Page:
Architects Call for 50% Reduction in Fossil Fuel Use By 2010

By Consulting Specifying Engineer Staff January 10, 2006

Through its board of directors, the American Institute of Architects (AIA) has adopted position statements to promote sustainable design and resource conservation to achieve a minimum reduction of 50% of the current consumption level of fossil fuels used to construct and operate buildings by the year 2010.

In order to accomplish this goal, AIA will collaborate with other national and international organizations, the scientific research community and the public health community. As part of this initiative, the organization will also develop and promote the integration of sustainability into the curriculum for the education of architects and architecture students so that this core principle becomes a guiding mindset for current and future architects.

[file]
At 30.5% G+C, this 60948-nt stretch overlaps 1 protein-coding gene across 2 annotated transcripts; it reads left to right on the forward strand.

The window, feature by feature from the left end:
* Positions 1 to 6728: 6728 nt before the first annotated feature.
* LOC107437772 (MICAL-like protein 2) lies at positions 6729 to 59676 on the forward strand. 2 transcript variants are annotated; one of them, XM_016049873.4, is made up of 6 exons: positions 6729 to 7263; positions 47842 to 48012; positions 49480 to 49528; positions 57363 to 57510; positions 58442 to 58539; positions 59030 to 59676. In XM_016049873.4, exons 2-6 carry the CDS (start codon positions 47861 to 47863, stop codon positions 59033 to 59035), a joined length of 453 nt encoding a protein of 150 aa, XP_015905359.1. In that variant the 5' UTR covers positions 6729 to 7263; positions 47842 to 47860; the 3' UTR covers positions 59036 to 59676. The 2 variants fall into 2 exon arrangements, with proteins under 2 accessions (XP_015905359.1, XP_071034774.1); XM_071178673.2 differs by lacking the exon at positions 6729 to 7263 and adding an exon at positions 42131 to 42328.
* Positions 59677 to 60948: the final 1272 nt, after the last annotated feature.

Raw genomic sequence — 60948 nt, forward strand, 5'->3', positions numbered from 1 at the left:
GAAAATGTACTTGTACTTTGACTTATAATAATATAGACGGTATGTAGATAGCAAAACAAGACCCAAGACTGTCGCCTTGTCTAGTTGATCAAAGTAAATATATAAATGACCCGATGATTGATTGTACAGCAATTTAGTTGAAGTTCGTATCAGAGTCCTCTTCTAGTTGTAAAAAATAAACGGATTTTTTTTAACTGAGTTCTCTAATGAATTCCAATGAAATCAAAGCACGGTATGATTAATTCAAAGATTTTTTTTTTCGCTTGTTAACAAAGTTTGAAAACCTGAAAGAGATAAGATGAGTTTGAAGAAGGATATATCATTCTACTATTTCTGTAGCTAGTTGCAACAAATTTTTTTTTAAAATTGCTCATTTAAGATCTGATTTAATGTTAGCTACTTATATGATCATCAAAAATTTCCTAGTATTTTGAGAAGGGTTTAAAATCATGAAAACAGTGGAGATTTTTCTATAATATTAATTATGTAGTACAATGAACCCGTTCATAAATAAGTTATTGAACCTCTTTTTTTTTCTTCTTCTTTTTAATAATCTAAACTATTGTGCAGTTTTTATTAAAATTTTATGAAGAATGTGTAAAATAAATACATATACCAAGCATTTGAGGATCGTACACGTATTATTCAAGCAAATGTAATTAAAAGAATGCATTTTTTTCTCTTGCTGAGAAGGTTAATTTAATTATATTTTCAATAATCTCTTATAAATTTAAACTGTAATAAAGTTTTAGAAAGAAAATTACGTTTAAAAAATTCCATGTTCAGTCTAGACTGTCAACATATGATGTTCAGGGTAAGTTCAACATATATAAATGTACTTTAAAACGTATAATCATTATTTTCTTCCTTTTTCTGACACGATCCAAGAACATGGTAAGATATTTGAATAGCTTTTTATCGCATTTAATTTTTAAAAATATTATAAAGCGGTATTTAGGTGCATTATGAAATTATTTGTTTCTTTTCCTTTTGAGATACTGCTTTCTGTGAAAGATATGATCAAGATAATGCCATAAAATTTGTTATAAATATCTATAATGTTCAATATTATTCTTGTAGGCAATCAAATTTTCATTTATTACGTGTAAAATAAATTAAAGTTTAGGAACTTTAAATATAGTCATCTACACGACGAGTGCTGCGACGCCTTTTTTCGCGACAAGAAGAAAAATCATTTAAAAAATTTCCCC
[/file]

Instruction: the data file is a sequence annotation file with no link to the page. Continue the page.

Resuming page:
“Buildings account for 48% of U.S. energy consumption and generate far more greenhouse gas emissions than any other sector,” said R.K. Stewart, FAIA, facilitator of the AIA Sustainability Summit Task Force. “As architects, we must accept responsibility for our role in creating the built environment. We feel it is incumbent upon the architecture profession to alter our actions and encourage both our clients and the entire design and construction industry to join us in plotting a course of measurable changes that will improve the quality of life for everyone.”

Fundamental to helping ensure actual results, AIA also supports the development and use of rating systems and standards that promote the design and construction of communities and buildings that contribute to a more sustainable and environmentally conscious future.

According to the AIA, an undertaking of this magnitude will require a concentrated effort over the next ten to fifteen years, especially in educating clients about their role in the success of this effort. For the complete AIA new position statements, click here .